When I think of Horace Grant, I picture him as either a member of the Orlando Magic or the Chicago Bulls. The former is where he played when I first really started getting into basketball, and of course he was a big part of the latter’s first three titles. Grant also had a second stint with the Magic in the early 2000s, which divided his two years with the Lakers. The season that I’d suggest almost everyone forgets about is the 2000 campaign with the Seattle SuperSonics. He arrived via the trade that brought a rookie Corey Maggette to Orlando, itself an honourable mention when talking about familiar faces in strange places. NBA Live 2000 is where you’ll see Grant in Sonics green.
Andrew Gaze: Spurs (1999)
If you have any knowledge of the Australian NBL, then Andrew Gaze qualifies for the list of familiar faces in strange places thanks to his NBA stints. The sight of the best player in the history of Australian basketball in a Melbourne Tigers uniform or the green and gold of the Boomers is quite familiar. Seeing him in the Washington Bullets jersey that he briefly wore in 1994, or playing for the San Antonio Spurs in 1999, conversely, is quite jarring. It happened though, and his time with the 1999 champions resulted in Gaze appearing in the updated rosters for NBA Live 99. He’s also on their roster in NBA Live 2000, though he’d already returned home by then.
Josh Smith: Pelicans (2017-2018)
An entertaining dunker and long-time Hawk, Josh Smith’s career went downhill after he left Atlanta for the Detroit Pistons. It didn’t help that the league was changing and he didn’t have the jumpshot to be a stretch four, though definitely seemed to consider himself one! Smith soon moved on from Detroit to Houston, in the process playing 83 games in 2015. His time with the Rockets and Clippers was mostly unmemorable, but it’s his three-game stint with the New Orleans Pelicans back in the 2018 season after missing the entire 2017 campaign – seen briefly in roster updates for NBA 2K18 and NBA Live 18 – that stands out as odd, as well as an unceremonious end to his career.
Jermaine O’Neal: Raptors, Heat, Celtics, Suns, Warriors (2008-2014)
After entering the league with the Portland Trail Blazers and setting a new record for being the youngest player to ever play in an NBA game – a record set by fellow rookie Kobe Bryant only a month earlier, and later broken by Kobe’s teammate Andrew Bynum – Jermaine O’Neal is best remembered for his tenure with the Indiana Pacers, where he broke out as a perennial All-Star. His later career saw him bounce around, including a short stint alongside Chris Bosh in Toronto, two-years in Miami pre-LeBron James, two injury-riddled seasons in Boston, and a year in Phoenix. In NBA 2K14 and NBA Live 14, you’ll see his final year with the Golden State Warriors.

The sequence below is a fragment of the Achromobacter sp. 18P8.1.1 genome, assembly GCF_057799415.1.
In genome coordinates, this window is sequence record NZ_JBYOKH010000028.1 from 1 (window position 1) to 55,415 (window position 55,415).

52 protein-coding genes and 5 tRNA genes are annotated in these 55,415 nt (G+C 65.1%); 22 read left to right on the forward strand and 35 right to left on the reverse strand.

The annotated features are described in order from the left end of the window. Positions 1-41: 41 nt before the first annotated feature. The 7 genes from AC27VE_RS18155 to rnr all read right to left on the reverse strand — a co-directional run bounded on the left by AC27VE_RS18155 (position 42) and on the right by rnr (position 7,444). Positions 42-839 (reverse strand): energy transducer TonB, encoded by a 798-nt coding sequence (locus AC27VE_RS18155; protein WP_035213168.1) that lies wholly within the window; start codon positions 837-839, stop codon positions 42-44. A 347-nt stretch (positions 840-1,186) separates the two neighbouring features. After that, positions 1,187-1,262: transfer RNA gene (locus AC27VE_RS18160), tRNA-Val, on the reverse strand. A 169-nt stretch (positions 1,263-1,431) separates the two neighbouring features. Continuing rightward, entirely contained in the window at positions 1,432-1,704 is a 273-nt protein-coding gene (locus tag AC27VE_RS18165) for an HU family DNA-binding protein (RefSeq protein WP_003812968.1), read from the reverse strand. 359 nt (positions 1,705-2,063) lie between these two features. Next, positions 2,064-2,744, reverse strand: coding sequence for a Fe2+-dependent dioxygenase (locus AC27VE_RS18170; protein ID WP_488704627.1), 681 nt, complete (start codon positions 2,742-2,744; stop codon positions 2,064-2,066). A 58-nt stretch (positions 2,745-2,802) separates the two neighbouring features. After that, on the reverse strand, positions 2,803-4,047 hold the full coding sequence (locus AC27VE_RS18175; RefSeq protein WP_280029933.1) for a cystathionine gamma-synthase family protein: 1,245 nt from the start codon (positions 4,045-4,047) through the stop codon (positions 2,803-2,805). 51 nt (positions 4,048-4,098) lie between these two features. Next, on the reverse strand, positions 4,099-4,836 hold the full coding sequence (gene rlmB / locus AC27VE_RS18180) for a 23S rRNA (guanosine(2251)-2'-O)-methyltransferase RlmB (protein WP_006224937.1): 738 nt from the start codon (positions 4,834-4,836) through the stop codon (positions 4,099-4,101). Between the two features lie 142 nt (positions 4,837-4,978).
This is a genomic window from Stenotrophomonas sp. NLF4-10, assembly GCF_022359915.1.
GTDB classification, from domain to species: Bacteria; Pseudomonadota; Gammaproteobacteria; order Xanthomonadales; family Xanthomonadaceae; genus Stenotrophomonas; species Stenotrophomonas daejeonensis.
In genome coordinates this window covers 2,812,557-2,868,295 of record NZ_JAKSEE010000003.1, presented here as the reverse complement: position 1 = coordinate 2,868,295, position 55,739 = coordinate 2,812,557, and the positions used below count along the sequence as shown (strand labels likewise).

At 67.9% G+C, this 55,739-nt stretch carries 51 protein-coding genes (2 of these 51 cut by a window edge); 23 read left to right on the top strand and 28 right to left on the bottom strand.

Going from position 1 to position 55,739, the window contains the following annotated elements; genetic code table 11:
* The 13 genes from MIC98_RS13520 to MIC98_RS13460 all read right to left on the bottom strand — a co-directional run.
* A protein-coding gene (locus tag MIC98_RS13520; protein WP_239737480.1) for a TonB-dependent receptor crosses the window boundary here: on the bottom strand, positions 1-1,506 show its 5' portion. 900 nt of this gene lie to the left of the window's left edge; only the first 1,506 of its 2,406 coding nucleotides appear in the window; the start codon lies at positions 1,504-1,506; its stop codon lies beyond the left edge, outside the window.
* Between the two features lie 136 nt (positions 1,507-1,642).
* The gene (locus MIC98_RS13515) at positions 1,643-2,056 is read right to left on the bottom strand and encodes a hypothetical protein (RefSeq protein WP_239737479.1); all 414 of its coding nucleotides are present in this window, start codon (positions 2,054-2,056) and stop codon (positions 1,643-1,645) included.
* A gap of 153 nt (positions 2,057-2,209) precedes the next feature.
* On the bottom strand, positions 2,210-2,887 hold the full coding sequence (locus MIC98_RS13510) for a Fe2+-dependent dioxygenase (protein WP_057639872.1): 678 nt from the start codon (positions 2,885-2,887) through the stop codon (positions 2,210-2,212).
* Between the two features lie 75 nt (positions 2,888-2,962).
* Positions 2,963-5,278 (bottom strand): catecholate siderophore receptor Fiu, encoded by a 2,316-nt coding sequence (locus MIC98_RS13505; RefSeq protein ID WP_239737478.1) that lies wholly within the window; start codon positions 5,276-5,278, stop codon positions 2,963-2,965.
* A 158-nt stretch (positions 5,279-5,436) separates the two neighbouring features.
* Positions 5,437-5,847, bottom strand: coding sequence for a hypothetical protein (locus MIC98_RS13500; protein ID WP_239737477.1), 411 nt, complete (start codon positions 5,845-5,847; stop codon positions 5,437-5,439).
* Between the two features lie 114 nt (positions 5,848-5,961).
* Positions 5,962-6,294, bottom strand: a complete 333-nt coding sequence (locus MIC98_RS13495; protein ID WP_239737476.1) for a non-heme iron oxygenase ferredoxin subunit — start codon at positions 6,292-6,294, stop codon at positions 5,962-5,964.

Mike Bibby: Hawks, Wizards, Heat, Knicks (2008-2012)
The infamy of the 2002 Western Conference Finals means that Mike Bibby is best remembered for his time with the Sacramento Kings, but that was neither his first nor last stop in the NBA. Originally drafted by the Vancouver Grizzlies – and being one of the last players to play for them in their original location – Bibby spent six and a half years with the Kings before being traded to Atlanta. The games of the late 2000s and early 2010s capture his generally forgotten stints with the Hawks, not to mention the Washington Wizards, Miami Heat, and New York Knicks. The last stop is seen in NBA 2K12, where he’s also a member of the (sort of) pre-order exclusive 2002 Kings.
Joe Johnson: Celtics (2001-2002)
Let’s wrap things up with a rather different example. Most of the familiar faces that I’ve covered in these articles have been veterans ending up in strange places between more famous stints or at the very end of their careers, but Joe Johnson’s time with the Boston Celtics actually came at the beginning of his. The fact that he only spent half a season with the team that drafted him tenth overall in 2001, and that that tenure is greatly overshadowed by his time with the Suns, Hawks, and Nets, makes his days in Boston stand out as odd in hindsight. You’ll see this stint in NBA Live 2002, where Johnson is part of a trio of Celtics rookies with Kedrick Brown and Joseph Forte.
There are still more familiar faces in strange places that I could mention, and those stints can be recalled when we revisit games from many years ago. As I said, they’re time capsules and interactive almanacs documenting the history of the league, and in doing so, the unusual tenures that we forget over time; sometimes because we’d rather not remember them, of course! I do think they are worth remembering though, even when they didn’t always produce our favourite memories of certain players. It can be a lot of fun to play with those familiar faces in strange places once again, and indeed, they might just inspire some interesting suggestions for new retro teams in NBA 2K.